Research meteorologists develop new methods of data collection, observation, and forecasting. They also conduct studies to improve basic understandings of climate, weather, and other aspects of the atmosphere. For example, some research meteorologists study severe weather patterns, such as hurricanes and tornadoes, to understand why cyclones form and to develop better ways of predicting them. Others focus on environmental problems, such as air pollution. Research meteorologists often work with scientists in other fields. For example, they may work with computer scientists to develop new forecasting software or with oceanographers to study interactions between the ocean and the atmosphere. They may work with engineers to develop new instruments so that they can collect the data they need.
Weather forecasters use computer and mathematical models to produce weather reports and short-term forecasts that can range from a few minutes to more than a week. They develop forecasts for the general public and for specific customers such as airports, farmers, utilities, insurance companies, and other businesses. For example, they may provide forecasts to power suppliers so that the suppliers can plan for events, such as heat waves, which would cause a change in electricity demand. They also issue advanced warnings for potentially severe weather such as blizzards and hurricanes. Some forecasters prepare long-range outlooks, predicting whether temperatures and precipitation levels will be above or below average in a particular month or season. These workers become familiar with general weather patterns, atmospheric predictability, precipitation, and forecasting techniques.
Information is provided by NOAA and the Occupational Outlook Handbook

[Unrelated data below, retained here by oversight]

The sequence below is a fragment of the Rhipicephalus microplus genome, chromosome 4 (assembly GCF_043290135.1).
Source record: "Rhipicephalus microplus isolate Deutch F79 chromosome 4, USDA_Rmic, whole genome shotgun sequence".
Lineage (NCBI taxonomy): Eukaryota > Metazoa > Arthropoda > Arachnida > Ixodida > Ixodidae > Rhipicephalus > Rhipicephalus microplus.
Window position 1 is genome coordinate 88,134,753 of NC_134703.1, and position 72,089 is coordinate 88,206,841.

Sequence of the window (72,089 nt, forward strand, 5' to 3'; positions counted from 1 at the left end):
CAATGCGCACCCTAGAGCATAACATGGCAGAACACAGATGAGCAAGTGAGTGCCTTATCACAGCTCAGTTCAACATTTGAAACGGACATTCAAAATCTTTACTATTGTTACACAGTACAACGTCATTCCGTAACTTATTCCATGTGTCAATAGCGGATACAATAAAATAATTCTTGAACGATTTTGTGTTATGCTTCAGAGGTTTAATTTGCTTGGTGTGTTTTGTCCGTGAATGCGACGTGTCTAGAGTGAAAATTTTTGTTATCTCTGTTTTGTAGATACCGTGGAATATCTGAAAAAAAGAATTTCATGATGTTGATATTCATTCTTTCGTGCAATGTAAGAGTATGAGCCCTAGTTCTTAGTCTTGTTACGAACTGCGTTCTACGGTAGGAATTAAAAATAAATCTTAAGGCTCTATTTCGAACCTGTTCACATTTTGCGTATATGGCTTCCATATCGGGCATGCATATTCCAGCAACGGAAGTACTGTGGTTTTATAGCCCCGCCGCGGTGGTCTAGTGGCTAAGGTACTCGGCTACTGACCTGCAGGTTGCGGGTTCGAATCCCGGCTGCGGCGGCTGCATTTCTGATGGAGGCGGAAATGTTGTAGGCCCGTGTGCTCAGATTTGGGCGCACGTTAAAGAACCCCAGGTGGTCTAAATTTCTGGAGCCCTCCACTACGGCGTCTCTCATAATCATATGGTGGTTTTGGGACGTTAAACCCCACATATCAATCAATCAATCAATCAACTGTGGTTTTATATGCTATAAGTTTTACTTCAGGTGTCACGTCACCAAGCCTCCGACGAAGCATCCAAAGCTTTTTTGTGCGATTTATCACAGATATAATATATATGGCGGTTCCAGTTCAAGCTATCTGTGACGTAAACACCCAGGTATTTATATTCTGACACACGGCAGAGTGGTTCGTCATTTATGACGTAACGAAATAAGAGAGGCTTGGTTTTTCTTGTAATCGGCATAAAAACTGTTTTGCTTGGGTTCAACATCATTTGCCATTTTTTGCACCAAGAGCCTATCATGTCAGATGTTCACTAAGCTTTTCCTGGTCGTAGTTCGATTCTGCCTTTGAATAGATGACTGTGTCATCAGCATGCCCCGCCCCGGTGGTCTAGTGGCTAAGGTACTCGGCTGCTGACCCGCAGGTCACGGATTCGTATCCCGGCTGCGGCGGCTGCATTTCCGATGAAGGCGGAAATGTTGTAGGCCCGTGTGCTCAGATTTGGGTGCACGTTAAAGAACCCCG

Atmospheric scientists typically need a bachelor's degree, either in atmospheric science or a related scientific field that specifically studies atmospheric qualities and phenomena. A bachelor's degree in physics, chemistry, or geology may be adequate alternate majors for those who wish to enter the atmospheric sciences. Many schools offer atmospheric science courses through other departments, such as physics and geosciences. Prospective meteorologists usually take courses outside of the typical atmospheric sciences field.
Course requirements, in addition to courses in meteorology and atmospheric science, usually include advanced courses in physics and mathematics. Classes in computer programming are important because many atmospheric scientists have to write and edit the computer software programs that produce forecasts.Coursework in Geographic Information Systems allows Climate Scientists to understand and create powerful maps and models of data, enhancing skills in cartography, database design, and data visualization. Coursework in communications is also becoming important as organizations are becoming more focused on making their data useful and educating their communities and the nation.
Courses should be taken in subjects that are relevant to their desired area of specialization. For example, those who wish to become broadcast meteorologists for radio or television stations may take courses in speech, journalism, or related fields.
Atmospheric scientists who work in research must at least have a master's degree, but will usually need a Ph.D. in atmospheric science or a related field. Most graduate programs do not require prospective students to have a bachelor's degree in atmospheric science. A bachelor's degree in mathematics, physics, or engineering is excellent preparation for graduate study in atmospheric science. In addition to advanced meteorological coursework, graduate students take courses in other disciplines, such as oceanography and geophysics.
Climate scientists or climatologists can be categorized as atmospheric scientists. According to the Bureau of Labor Statistics, the median pay of atmospheric scientists in 2017 was $92,070 per year, or $44.27 per hour. Pay can vary greatly for atmospheric scientists according to the industries in which they are employed and the levels of experience that they have. The median wage earned by atmospheric scientists employed at colleges, universities and professional schools is $72,810, while the median wage earned by atmospheric scientists employed by the government is $102,970. On the low end, atmospheric scientists make less than $50,180, and on the high end, they make more than $138,250.